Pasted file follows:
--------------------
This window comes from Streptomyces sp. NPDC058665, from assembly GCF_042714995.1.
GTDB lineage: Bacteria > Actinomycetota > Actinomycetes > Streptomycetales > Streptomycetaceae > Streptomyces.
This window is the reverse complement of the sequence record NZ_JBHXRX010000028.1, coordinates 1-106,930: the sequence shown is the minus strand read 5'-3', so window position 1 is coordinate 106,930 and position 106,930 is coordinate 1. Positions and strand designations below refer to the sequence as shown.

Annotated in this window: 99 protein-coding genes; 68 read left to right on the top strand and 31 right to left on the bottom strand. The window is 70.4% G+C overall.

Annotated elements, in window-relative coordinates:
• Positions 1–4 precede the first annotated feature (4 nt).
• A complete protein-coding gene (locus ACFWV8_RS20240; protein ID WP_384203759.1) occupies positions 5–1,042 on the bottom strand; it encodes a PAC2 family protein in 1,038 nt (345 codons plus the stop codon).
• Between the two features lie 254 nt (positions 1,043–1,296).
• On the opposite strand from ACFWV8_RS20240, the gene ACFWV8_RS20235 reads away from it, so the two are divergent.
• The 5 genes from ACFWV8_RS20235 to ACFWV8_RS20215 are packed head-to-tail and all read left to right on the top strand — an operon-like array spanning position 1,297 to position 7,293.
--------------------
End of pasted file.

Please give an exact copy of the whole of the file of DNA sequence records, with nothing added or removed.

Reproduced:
This window comes from Streptomyces sp. NPDC058665, from assembly GCF_042714995.1.
GTDB lineage: Bacteria > Actinomycetota > Actinomycetes > Streptomycetales > Streptomycetaceae > Streptomyces.
This window is the reverse complement of the sequence record NZ_JBHXRX010000028.1, coordinates 1-106,930: the sequence shown is the minus strand read 5'-3', so window position 1 is coordinate 106,930 and position 106,930 is coordinate 1. Positions and strand designations below refer to the sequence as shown.

Annotated in this window: 99 protein-coding genes; 68 read left to right on the top strand and 31 right to left on the bottom strand. The window is 70.4% G+C overall.

Annotated elements, in window-relative coordinates:
• Positions 1–4 precede the first annotated feature (4 nt).
• A complete protein-coding gene (locus ACFWV8_RS20240; protein ID WP_384203759.1) occupies positions 5–1,042 on the bottom strand; it encodes a PAC2 family protein in 1,038 nt (345 codons plus the stop codon).
• Between the two features lie 254 nt (positions 1,043–1,296).
• On the opposite strand from ACFWV8_RS20240, the gene ACFWV8_RS20235 reads away from it, so the two are divergent.
• The 5 genes from ACFWV8_RS20235 to ACFWV8_RS20215 are packed head-to-tail and all read left to right on the top strand — an operon-like array spanning position 1,297 to position 7,293.